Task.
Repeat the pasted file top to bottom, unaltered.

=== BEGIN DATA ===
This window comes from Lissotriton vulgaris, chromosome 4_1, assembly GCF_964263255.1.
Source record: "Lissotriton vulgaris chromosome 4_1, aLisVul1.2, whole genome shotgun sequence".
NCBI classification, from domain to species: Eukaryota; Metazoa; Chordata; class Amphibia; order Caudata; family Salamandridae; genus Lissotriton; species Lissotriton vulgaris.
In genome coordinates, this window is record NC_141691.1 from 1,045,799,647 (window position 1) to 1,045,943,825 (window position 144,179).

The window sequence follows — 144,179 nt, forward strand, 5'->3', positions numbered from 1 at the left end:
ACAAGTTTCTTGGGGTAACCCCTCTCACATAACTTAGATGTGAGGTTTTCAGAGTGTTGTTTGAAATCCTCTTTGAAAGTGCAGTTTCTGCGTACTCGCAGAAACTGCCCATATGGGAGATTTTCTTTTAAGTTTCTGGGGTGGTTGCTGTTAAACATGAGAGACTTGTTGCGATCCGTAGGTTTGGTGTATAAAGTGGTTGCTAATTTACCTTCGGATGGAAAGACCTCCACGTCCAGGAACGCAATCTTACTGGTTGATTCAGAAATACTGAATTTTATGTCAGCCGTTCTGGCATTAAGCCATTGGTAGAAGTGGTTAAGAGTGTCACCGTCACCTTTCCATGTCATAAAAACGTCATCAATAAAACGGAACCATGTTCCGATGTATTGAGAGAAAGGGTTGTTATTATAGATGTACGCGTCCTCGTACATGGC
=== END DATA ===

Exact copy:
This window comes from Lissotriton vulgaris, chromosome 4_1, assembly GCF_964263255.1.
Source record: "Lissotriton vulgaris chromosome 4_1, aLisVul1.2, whole genome shotgun sequence".
NCBI classification, from domain to species: Eukaryota; Metazoa; Chordata; class Amphibia; order Caudata; family Salamandridae; genus Lissotriton; species Lissotriton vulgaris.
In genome coordinates, this window is record NC_141691.1 from 1,045,799,647 (window position 1) to 1,045,943,825 (window position 144,179).

The window sequence follows — 144,179 nt, forward strand, 5'->3', positions numbered from 1 at the left end:
ACAAGTTTCTTGGGGTAACCCCTCTCACATAACTTAGATGTGAGGTTTTCAGAGTGTTGTTTGAAATCCTCTTTGAAAGTGCAGTTTCTGCGTACTCGCAGAAACTGCCCATATGGGAGATTTTCTTTTAAGTTTCTGGGGTGGTTGCTGTTAAACATGAGAGACTTGTTGCGATCCGTAGGTTTGGTGTATAAAGTGGTTGCTAATTTACCTTCGGATGGAAAGACCTCCACGTCCAGGAACGCAATCTTACTGGTTGATTCAGAAATACTGAATTTTATGTCAGCCGTTCTGGCATTAAGCCATTGGTAGAAGTGGTTAAGAGTGTCACCGTCACCTTTCCATGTCATAAAAACGTCATCAATAAAACGGAACCATGTTCCGATGTATTGAGAGAAAGGGTTGTTATTATAGATGTACGCGTCCTCGTACATGGC